The incredible true story of God's providence and the faith of Marziyeh and Maryam, two Christian young women in Iran imprisoned for their faith and sharing the Gospel. Maryam and Marziyeh's lives are upturned when they are arrested on vague charges and held unlawfully for months in Evin prison. The friends and sisters in Christ take turns telling their sides of their remarkable imprisonment and how God used them to bring light to a dark place. In prison they find themselves more free to share th The incredible true story of God's providence and the faith of Marziyeh and Maryam, two Christian young women in Iran imprisoned for their faith and sharing the Gospel. Maryam and Marziyeh's lives are upturned when they are arrested on vague charges and held unlawfully for months in Evin prison. The friends and sisters in Christ take turns telling their sides of their remarkable imprisonment and how God used them to bring light to a dark place. In prison they find themselves more free to share the Gospel than on the streets of Iran, as they share their faith and pray for the other women in prison with them. A truly inspiring story of faith under the pressure of persecution, and how God used them to spread the Gospel in a dark and almost unreachable place, giving them hope, and perseverance to hold to their faith. This book was a good reminder of how God can use evil things for His glory, and of the harsh persecution of Christians in many countries today. Maryam and Marziyeh also shed light on many of the unethical practices that are considered commonplace in a predominately Islamic country, and the corruption in the legal system, as well as the plights that many women face in such cultural situations face. Overall, a must read book right up there with If I Perish by Esther Ahn Kim (if you haven't read that book either, you need too). I inspired and challenged by their faith, compassion, and passion for sharing the Gospel. I also learned so much about the Iranian culture and how Islam is very much intertwined with it. Highly recommend this unforgettable read! Books reviewed are checked out from my local library or purchased with my own money, unless otherwise noted.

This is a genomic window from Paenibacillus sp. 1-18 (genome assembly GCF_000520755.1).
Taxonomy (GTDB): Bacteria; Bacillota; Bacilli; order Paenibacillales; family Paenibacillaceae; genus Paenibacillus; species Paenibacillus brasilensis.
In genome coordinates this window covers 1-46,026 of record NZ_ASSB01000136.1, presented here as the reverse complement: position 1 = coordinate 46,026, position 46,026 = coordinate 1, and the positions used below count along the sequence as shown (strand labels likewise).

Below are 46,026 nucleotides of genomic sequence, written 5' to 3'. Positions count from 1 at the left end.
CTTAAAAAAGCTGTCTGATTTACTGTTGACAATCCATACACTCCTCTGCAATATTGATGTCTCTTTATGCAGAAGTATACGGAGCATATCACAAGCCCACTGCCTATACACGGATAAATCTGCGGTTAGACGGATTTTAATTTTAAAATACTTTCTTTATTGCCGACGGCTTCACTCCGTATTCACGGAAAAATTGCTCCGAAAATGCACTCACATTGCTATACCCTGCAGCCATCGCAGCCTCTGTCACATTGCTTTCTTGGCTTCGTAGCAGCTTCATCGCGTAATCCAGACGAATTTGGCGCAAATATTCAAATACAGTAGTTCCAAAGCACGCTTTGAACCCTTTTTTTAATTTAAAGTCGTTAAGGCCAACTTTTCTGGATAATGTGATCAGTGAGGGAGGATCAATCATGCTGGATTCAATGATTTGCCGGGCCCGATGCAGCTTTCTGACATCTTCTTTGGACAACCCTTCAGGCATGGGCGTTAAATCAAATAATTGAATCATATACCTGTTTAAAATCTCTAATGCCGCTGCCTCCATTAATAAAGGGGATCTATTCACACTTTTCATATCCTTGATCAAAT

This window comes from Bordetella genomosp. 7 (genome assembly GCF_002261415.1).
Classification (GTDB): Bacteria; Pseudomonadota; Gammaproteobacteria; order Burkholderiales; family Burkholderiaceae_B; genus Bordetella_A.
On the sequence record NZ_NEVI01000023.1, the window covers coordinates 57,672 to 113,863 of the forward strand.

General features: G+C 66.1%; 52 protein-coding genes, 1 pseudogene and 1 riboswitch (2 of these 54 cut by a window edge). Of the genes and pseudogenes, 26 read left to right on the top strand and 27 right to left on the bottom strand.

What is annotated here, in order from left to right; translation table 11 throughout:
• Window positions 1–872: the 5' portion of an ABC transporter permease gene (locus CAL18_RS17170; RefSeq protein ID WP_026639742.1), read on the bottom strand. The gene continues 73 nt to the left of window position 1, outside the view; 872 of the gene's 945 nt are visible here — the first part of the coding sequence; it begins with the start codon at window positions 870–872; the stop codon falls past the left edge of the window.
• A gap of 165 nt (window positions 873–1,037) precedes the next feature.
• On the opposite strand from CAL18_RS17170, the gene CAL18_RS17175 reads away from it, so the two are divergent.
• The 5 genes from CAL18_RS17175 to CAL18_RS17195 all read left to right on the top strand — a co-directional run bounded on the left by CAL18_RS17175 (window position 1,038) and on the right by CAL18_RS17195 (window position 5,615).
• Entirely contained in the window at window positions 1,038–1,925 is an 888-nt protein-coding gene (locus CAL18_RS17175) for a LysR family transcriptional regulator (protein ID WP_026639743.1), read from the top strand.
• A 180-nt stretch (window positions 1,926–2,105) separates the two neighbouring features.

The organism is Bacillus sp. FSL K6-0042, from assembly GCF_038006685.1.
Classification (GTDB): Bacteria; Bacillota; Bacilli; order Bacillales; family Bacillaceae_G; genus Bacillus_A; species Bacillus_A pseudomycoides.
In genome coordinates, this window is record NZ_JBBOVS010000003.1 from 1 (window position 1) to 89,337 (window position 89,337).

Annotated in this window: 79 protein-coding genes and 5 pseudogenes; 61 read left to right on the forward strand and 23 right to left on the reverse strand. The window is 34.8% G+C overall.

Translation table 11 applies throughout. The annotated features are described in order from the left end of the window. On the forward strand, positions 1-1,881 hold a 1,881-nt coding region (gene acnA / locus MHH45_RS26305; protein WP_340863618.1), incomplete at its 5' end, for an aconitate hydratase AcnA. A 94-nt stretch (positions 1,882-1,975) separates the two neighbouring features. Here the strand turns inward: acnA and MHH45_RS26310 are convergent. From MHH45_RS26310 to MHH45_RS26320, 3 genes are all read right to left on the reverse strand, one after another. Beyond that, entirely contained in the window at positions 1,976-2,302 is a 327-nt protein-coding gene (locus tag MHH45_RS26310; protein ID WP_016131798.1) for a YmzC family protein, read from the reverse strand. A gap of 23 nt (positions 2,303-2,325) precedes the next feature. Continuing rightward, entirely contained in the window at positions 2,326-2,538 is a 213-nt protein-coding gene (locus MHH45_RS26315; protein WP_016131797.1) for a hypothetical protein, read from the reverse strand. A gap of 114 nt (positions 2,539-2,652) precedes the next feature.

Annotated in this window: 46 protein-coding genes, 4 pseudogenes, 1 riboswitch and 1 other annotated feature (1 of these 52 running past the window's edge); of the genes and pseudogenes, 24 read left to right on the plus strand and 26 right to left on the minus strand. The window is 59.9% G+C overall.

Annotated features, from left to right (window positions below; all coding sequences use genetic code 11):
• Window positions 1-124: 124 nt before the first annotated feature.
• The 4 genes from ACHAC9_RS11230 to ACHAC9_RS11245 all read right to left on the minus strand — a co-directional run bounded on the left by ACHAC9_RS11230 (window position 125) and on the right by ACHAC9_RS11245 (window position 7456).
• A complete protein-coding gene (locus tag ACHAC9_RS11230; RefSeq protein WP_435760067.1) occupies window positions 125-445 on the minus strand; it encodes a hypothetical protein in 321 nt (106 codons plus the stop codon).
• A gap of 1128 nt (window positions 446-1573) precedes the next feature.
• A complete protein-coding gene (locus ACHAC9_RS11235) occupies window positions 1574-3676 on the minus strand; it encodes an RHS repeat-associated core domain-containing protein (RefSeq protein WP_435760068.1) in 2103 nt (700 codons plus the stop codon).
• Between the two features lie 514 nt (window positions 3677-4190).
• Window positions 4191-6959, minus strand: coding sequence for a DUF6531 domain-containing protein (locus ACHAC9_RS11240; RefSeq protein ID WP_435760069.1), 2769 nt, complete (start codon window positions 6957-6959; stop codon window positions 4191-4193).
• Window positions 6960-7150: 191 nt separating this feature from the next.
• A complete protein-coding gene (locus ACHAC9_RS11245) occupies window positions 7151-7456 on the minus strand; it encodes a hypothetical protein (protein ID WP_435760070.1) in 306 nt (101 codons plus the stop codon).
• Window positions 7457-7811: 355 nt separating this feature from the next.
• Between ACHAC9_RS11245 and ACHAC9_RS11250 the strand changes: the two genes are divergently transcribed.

8. 5 out of 5

    Melissa